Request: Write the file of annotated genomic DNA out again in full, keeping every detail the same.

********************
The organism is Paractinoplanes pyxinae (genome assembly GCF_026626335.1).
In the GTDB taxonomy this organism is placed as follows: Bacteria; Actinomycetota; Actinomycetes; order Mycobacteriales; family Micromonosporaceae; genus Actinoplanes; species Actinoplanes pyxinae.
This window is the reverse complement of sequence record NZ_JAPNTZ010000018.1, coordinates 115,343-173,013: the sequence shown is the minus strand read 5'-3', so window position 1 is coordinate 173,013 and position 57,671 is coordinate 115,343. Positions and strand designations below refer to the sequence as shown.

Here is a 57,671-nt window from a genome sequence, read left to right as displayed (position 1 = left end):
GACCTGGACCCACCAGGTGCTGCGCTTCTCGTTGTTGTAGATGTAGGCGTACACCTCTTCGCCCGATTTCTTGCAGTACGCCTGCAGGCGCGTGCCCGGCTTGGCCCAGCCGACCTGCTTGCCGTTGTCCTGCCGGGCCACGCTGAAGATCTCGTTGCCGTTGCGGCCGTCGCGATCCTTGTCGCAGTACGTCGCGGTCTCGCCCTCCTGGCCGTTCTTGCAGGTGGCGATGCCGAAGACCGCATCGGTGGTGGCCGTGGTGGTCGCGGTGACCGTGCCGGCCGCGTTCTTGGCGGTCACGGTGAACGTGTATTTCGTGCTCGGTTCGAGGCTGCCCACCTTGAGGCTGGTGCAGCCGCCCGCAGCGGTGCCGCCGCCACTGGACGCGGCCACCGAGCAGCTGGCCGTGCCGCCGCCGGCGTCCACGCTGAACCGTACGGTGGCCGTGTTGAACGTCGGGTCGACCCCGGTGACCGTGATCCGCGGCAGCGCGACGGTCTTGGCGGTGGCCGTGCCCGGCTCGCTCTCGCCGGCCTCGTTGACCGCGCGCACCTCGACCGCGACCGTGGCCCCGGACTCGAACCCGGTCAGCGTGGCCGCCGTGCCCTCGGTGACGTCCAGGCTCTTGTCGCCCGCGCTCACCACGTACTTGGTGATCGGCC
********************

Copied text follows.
The organism is Paractinoplanes pyxinae (genome assembly GCF_026626335.1).
In the GTDB taxonomy this organism is placed as follows: Bacteria; Actinomycetota; Actinomycetes; order Mycobacteriales; family Micromonosporaceae; genus Actinoplanes; species Actinoplanes pyxinae.
This window is the reverse complement of sequence record NZ_JAPNTZ010000018.1, coordinates 115,343-173,013: the sequence shown is the minus strand read 5'-3', so window position 1 is coordinate 173,013 and position 57,671 is coordinate 115,343. Positions and strand designations below refer to the sequence as shown.

Here is a 57,671-nt window from a genome sequence, read left to right as displayed (position 1 = left end):
GACCTGGACCCACCAGGTGCTGCGCTTCTCGTTGTTGTAGATGTAGGCGTACACCTCTTCGCCCGATTTCTTGCAGTACGCCTGCAGGCGCGTGCCCGGCTTGGCCCAGCCGACCTGCTTGCCGTTGTCCTGCCGGGCCACGCTGAAGATCTCGTTGCCGTTGCGGCCGTCGCGATCCTTGTCGCAGTACGTCGCGGTCTCGCCCTCCTGGCCGTTCTTGCAGGTGGCGATGCCGAAGACCGCATCGGTGGTGGCCGTGGTGGTCGCGGTGACCGTGCCGGCCGCGTTCTTGGCGGTCACGGTGAACGTGTATTTCGTGCTCGGTTCGAGGCTGCCCACCTTGAGGCTGGTGCAGCCGCCCGCAGCGGTGCCGCCGCCACTGGACGCGGCCACCGAGCAGCTGGCCGTGCCGCCGCCGGCGTCCACGCTGAACCGTACGGTGGCCGTGTTGAACGTCGGGTCGACCCCGGTGACCGTGATCCGCGGCAGCGCGACGGTCTTGGCGGTGGCCGTGCCCGGCTCGCTCTCGCCGGCCTCGTTGACCGCGCGCACCTCGACCGCGACCGTGGCCCCGGACTCGAACCCGGTCAGCGTGGCCGCCGTGCCCTCGGTGACGTCCAGGCTCTTGTCGCCCGCGCTCACCACGTACTTGGTGATCGGCC